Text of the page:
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I'm trying to create a function that validates data stored in my database. Say I have a table Foo. For each item in Foo i call a function say Bar which validates it by using a set of checks. If the data is not correct, I store the item id along with a description of the reason of failure in a hash. The hash is pushed on to an array.

ErrorList = []
MyHash = Hash.new {|h,k| h[k]=[]}
Foo.each do |f|
    unless f.valid?
        MyHash["foo_id"] = f.id
        MyHash["description"] = "blah blah blah"
        ErrorList.push MyHash
    end
end

At the end of execution, all entries in the array are the same since the hash entries are overwritten. Is there a way I can use this hash to store different id's and description in my array. Otherwise, is there a way to use objects instead to overcome this issue?

I'm using rails version 2.3.5

share|improve this question
    
Where is the method Bar used? –  sawa Jul 20 '14 at 12:19
    
i should've written the statement f.valid? as Bar(f) –  haanimasood Jul 20 '14 at 14:00
    
@haanimasood, that's OK, we understand what you mean. –  Boris Stitnicky Jul 20 '14 at 14:46

3 Answers 3

up vote 2 down vote accepted

First MyHash shouldn't be camel case, but you can just do...

myhash = {}
Foo.each do |f|
    unless f.valid?
        myhash[f.id] = "blah blah blah"
    end
end

Assuming all the id's are unique, you only need this hash. This will set the key value pair to: id: blah blah blah

share|improve this answer
    
You mean f.id, not "f.id" –  Uri Agassi Jul 20 '14 at 12:20
    
Yep - you're right, thanks Uri. –  Anthony Jul 20 '14 at 12:22
    
+1 for the camel case remark. Indeed, there is no need for "my hash" to be a constant at all, it can be a variable myhash (as you wrote) or my_hash (snake case). Should it be necessary to make it a constant, it should be in upcase snake, MY_HASH. Camel case (MyHash) is reserved for modules and classes. –  Boris Stitnicky Jul 20 '14 at 14:39
    
A small clarification: the objection is not that MyHash is written in camel-case; it's that the first letter is capitalized, which makes it a constant rather than a variable. The same objection would apply if it were written Myhash. –  Cary Swoveland Jul 21 '14 at 5:50

I believe you could write the above using reject and map:

error_list = foos.reject(&:valid?).map do |f| 
  { "foo_id" => f.id, "description" => "blah blah blah" }
end

This will create a list of hashes, each with a "foo_id" and "description" of all the invalid foos.


To make your code work, you need to make sure you are creating a new hash for each element in the list, and not re-using the hash you already created:

ErrorList = []
Foo.each do |f|
  unless f.valid?
    my_hash = Hash.new {|h,k| h[k]=[]}
    my_hash["foo_id"] = f.id
    my_hash["description"] = "blah blah blah"
    ErrorList.push my_hash
  end
end
share|improve this answer
    
wouldn't this cause a lot of overhead? –  haanimasood Jul 20 '14 at 13:44
    
@haanimasood - what overhead? –  Uri Agassi Jul 20 '14 at 13:45
    
creating a new hash each time that is.. –  haanimasood Jul 20 '14 at 13:58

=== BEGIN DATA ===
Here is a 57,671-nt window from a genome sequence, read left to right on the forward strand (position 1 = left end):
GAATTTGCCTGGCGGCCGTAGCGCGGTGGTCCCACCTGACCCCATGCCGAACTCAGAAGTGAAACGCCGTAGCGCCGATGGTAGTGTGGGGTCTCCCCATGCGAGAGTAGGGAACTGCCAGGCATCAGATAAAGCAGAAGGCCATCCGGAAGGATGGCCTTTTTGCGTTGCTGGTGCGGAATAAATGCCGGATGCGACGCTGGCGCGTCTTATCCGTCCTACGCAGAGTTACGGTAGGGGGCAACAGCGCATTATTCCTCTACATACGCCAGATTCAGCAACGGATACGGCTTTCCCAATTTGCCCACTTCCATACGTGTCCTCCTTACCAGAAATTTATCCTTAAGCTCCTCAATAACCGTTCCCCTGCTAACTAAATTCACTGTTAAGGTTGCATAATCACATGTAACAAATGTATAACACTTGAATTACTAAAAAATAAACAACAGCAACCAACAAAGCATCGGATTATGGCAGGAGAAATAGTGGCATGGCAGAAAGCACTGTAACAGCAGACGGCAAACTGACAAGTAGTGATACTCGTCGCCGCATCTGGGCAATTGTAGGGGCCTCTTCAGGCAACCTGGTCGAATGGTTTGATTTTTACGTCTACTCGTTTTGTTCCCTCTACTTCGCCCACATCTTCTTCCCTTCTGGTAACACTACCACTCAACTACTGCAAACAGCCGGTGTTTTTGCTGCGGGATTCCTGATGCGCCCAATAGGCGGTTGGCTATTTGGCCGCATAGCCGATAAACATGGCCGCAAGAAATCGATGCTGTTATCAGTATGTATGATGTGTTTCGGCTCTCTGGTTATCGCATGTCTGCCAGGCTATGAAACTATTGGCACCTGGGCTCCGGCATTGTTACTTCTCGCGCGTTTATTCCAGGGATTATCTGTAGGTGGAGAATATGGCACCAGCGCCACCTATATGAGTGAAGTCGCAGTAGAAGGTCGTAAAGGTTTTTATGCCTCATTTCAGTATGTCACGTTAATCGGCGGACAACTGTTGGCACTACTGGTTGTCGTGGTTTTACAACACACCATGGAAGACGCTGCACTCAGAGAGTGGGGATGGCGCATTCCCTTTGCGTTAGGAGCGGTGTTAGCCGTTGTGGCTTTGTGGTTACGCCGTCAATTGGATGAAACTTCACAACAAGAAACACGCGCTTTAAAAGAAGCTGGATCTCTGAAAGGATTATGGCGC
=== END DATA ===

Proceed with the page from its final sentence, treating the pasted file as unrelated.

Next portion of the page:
1  
@haanimasood - if you want a list of hashes - you need to create each of them, how can you do it otherwise? –  Uri Agassi Jul 20 '14 at 13:59
    
Yes you are right.. I was just hoping for something better and faster.. What if we use a new class and call its constructor to set values for id and description? Would that be faster in terms of execution time? –  haanimasood Jul 20 '14 at 14:07

It was Matz himself who pointed out that, over time, "object-oriented" became such a common term, that we tend to underestimate its power. However old-fashioned it may sound, Ruby is an OO language, and you should write OO programs with it. There are many possible approaches. One possible example would be

class ValidatedTable < Array
  def self.new array=[]
    array.each_with_object new do |e, o| o << e end unless array.empty?
    super
  end

  def << element
    fail TypeError, "blah blah blah" unless element.valid?
    super
  end
end

And now, with this ValidatedTable whose #<< method complains about invalid inputs, we can easily achieve your objective:

validated_table, error_list = Foo.each_with_object [ ValidatedTable.new, [] ] do |e, o|
  begin
    o[0] << e
  rescue TypeError => msg
    e[1] << { id: e.id, description: msg.to_s }
  end
end

The distinctive aspect of this solution is that it creates a special subclass of array, ValidatedTable, which, at any moment, is guaranteed to only contain valid elements. Attempts to push invalid elements into it raise an error, which can be rescued and used to produce an error list.

share|improve this answer
    
Boy, this is a big hammer for a small problem... why is it better than the naive approach? it looks to me longer, less readable, less maintainable, and less perfomant than the solutions suggested so far... –  Uri Agassi Jul 20 '14 at 13:32
    
Nice one, the best (and most pedagogic) answer –  Benjamin Sinclaire Jul 20 '14 at 14:05
    
@UriAgassi, you are absolutely right that defining a problem in terms of an OO framework introduces overhead. As Benjamin Sinclaire noted, I do it for didactic reasons. Whenever writing nonreusable code, we may skip overhead such as comments, tests, documentation and proper objectification. My answer applies to reusable code only. There is also this phenomenon, I don't know what's its name, that originally throwaway scripts end up growing into reusable gems. –  Boris Stitnicky Jul 20 '14 at 14:14

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